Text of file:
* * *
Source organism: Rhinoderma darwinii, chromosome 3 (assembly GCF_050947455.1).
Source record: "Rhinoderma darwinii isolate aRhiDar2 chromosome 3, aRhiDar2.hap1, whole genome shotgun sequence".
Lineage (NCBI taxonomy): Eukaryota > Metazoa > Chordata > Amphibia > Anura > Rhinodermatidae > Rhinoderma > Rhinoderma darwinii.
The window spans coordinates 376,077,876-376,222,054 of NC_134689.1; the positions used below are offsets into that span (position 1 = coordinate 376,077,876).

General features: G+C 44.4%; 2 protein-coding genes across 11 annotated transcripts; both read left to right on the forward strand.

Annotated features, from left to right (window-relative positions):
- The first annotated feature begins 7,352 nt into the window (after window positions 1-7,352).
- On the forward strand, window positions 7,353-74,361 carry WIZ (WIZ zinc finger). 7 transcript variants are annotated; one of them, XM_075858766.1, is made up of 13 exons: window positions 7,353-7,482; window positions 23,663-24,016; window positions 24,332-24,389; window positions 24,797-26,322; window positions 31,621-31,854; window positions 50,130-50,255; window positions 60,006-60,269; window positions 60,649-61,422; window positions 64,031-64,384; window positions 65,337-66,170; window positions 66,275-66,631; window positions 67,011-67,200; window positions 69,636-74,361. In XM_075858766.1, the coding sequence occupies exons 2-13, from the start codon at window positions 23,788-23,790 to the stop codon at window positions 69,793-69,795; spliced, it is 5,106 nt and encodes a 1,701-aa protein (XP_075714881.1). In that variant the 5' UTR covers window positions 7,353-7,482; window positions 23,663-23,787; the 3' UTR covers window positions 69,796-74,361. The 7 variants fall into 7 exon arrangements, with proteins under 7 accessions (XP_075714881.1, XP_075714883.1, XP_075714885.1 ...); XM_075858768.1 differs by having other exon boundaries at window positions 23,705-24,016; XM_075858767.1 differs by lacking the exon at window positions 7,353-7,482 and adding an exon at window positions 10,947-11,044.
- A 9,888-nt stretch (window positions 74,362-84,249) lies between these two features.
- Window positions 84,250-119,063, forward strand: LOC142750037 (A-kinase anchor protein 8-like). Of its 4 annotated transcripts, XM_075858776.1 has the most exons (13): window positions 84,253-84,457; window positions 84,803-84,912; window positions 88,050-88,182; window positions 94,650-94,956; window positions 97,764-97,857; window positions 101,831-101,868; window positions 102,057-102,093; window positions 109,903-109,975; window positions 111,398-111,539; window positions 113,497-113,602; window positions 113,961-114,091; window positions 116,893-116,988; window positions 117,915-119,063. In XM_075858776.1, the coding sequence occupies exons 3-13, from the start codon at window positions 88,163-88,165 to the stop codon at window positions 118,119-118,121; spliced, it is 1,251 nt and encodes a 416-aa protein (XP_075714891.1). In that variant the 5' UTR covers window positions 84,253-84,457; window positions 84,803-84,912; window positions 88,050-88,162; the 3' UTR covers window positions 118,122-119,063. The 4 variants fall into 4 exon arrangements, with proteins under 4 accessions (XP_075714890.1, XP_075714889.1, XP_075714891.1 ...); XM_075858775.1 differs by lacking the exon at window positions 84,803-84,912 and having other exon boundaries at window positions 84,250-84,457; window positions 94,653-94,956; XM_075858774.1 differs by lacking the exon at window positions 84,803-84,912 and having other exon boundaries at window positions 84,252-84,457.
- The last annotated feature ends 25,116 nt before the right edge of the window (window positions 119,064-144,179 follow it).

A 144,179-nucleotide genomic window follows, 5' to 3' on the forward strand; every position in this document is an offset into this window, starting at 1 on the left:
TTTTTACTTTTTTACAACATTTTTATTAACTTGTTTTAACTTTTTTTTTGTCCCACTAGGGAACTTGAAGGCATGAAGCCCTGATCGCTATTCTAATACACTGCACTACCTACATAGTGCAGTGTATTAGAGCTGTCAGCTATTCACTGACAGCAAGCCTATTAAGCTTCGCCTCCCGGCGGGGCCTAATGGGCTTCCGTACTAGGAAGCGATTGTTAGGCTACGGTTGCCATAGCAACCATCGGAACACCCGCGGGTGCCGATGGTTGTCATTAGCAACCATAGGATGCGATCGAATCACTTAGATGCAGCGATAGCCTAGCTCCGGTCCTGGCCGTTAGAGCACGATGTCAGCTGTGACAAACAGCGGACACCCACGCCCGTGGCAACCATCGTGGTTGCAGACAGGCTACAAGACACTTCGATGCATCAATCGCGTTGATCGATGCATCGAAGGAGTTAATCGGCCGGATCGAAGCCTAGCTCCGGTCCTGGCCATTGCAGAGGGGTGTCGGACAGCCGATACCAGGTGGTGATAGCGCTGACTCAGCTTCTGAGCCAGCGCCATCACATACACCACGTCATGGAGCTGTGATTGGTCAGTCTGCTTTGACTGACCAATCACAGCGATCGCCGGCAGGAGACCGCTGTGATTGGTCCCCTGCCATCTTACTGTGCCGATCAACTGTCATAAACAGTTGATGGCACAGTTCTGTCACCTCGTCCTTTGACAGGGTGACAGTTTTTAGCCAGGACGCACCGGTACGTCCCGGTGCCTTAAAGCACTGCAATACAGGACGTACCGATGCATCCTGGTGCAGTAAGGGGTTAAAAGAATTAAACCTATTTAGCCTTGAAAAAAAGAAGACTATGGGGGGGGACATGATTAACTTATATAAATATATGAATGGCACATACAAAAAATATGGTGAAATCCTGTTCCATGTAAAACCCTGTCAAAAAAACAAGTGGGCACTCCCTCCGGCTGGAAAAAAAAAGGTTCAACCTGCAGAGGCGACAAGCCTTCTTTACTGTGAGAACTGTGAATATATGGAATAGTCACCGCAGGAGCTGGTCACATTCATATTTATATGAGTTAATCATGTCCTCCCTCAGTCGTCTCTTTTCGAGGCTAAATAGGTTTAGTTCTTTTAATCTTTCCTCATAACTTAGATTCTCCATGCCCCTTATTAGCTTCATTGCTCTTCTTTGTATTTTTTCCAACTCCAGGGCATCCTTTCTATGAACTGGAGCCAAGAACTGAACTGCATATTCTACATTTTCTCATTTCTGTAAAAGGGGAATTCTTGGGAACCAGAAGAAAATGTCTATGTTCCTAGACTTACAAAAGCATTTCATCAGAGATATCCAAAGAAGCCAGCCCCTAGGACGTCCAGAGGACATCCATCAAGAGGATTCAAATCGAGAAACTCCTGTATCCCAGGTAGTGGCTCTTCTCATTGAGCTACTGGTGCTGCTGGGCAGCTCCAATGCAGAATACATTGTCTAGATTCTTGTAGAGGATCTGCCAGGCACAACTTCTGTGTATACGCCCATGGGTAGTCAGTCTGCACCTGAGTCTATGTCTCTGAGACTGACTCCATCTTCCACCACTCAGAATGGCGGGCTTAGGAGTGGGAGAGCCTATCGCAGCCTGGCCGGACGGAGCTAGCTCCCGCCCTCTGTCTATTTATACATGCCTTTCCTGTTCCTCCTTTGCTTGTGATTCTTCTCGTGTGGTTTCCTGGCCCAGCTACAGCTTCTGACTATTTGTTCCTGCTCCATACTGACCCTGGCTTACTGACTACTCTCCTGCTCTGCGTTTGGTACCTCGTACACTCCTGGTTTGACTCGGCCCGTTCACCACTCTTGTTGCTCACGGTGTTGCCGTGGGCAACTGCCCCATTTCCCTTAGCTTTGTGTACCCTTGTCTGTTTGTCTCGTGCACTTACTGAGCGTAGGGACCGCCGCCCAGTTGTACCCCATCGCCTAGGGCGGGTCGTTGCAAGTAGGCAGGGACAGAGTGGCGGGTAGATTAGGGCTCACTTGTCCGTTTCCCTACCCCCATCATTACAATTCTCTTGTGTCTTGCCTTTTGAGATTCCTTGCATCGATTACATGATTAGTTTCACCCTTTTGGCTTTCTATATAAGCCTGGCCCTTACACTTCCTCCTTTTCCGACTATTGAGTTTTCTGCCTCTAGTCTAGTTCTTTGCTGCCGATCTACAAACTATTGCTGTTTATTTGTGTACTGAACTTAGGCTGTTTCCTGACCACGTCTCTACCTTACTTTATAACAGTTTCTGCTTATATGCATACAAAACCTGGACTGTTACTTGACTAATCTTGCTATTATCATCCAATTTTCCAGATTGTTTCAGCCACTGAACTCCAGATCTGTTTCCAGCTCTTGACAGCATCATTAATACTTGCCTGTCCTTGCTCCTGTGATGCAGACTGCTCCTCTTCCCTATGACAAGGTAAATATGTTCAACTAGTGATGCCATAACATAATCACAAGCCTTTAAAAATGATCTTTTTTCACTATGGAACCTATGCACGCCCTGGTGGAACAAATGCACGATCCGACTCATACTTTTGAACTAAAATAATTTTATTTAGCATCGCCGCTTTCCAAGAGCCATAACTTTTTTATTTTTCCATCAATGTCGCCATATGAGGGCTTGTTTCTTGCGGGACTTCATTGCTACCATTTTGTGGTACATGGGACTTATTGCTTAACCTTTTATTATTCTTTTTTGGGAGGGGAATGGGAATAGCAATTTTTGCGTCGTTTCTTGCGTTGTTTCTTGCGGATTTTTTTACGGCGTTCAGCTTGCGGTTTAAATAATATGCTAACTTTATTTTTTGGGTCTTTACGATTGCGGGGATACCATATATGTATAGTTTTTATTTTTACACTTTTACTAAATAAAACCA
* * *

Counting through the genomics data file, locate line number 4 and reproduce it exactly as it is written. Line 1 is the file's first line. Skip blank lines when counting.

The window spans coordinates 376,077,876-376,222,054 of NC_134689.1; the positions used below are offsets into that span (position 1 = coordinate 376,077,876).